We just came across this film, recently remastered and digitized, which was shot as part of a public television series called "Take This Hammer" for KQED back in 1963, exploring race relations and feelings of disenfranchisement among African American youths in northern cities at the outset of the civil rights movement. They start with San Francisco, "with its widely advertised liberal and cosmopolitan traditions," and this clip features author James Baldwin exploring the Bayview and Fillmore, and interviewing people on the street and in the community.
The biggest issue being discusses is unemployment, and the inequality of employment opportunities despite the fact that all kids, white, black, and otherwise, were getting the same, integrated public education.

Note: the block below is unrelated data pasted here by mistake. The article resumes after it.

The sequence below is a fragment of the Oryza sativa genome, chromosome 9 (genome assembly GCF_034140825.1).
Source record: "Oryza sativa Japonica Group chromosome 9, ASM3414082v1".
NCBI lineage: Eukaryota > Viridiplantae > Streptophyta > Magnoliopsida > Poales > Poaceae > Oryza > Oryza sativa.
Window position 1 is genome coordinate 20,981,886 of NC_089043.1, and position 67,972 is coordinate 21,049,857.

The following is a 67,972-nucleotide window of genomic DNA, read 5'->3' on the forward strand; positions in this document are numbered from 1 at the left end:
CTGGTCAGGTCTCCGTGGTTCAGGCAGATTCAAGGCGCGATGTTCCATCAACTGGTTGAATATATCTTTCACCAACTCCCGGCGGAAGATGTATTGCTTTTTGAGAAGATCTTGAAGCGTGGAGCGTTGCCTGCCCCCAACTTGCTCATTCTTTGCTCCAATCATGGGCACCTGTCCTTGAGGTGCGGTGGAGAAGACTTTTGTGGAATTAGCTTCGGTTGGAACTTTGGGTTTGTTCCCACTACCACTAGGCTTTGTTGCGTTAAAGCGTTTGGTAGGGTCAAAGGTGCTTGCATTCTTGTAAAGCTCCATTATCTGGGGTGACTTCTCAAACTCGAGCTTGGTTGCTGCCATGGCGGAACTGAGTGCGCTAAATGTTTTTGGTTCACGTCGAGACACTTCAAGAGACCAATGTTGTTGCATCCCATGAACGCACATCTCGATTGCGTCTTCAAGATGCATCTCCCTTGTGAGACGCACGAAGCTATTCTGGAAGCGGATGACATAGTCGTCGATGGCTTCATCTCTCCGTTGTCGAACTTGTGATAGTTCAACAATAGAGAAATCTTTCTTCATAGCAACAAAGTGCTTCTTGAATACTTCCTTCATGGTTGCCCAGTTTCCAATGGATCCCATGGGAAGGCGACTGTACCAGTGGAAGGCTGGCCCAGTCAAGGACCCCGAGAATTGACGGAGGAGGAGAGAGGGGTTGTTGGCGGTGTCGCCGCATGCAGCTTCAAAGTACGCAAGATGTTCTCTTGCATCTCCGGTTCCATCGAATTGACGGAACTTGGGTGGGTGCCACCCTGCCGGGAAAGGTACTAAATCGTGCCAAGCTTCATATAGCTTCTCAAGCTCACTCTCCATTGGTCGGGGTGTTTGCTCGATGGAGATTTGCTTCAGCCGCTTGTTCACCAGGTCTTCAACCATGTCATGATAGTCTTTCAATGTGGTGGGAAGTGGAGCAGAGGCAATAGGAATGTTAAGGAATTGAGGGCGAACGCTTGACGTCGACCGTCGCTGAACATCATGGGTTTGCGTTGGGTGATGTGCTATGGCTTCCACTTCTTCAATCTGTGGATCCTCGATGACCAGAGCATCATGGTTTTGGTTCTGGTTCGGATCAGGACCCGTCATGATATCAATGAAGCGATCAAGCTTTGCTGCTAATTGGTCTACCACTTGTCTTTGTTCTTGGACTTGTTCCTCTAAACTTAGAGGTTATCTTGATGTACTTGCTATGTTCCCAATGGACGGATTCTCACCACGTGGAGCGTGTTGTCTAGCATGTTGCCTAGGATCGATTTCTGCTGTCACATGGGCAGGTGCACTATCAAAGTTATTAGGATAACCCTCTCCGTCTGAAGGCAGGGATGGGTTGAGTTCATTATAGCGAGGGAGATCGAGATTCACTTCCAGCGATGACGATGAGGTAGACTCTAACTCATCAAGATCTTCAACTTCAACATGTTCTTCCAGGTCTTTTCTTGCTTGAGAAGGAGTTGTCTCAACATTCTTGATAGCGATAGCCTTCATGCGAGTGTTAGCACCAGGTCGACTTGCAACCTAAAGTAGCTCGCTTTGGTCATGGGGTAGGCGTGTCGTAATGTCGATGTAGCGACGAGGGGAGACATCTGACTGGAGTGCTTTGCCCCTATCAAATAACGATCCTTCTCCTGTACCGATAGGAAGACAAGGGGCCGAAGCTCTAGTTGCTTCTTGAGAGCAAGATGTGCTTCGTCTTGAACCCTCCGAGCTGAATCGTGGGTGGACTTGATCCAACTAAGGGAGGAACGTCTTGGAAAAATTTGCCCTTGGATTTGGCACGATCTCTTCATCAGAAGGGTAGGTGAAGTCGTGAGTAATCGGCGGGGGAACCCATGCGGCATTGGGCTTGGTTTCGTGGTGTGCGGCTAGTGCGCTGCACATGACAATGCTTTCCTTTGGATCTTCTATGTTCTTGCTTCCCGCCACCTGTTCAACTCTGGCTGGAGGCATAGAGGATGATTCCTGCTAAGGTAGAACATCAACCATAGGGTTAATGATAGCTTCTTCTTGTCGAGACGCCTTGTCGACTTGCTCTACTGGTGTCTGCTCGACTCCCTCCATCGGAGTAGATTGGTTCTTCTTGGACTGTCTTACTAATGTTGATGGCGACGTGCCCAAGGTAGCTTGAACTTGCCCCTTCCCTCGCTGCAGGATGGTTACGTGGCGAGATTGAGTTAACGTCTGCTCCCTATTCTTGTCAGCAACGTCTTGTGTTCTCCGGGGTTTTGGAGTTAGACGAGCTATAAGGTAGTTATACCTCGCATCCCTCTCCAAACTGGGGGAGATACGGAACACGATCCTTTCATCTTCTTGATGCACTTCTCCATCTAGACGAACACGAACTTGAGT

As one man says:
"Let me tell you about San Francisco. The white man is not taking advantage of you out in public like they doing down in Birmingham. But he's killing you with that pencil and paper, brother. When you go and look for a job, can you get a job?"
And, in the video, Baldwin tries to encourage a young man by saying, "There will be a Negro president of this country but it will not be the country that we are sitting in now."
Also, around the 25-minute mark, Baldwin goes into an interesting monologue about how developers and the "profit motive" were taking over cities like New York and San Francisco, and how damaging it was to all children to "grow up believing that it's more important to make a profit than to be a man."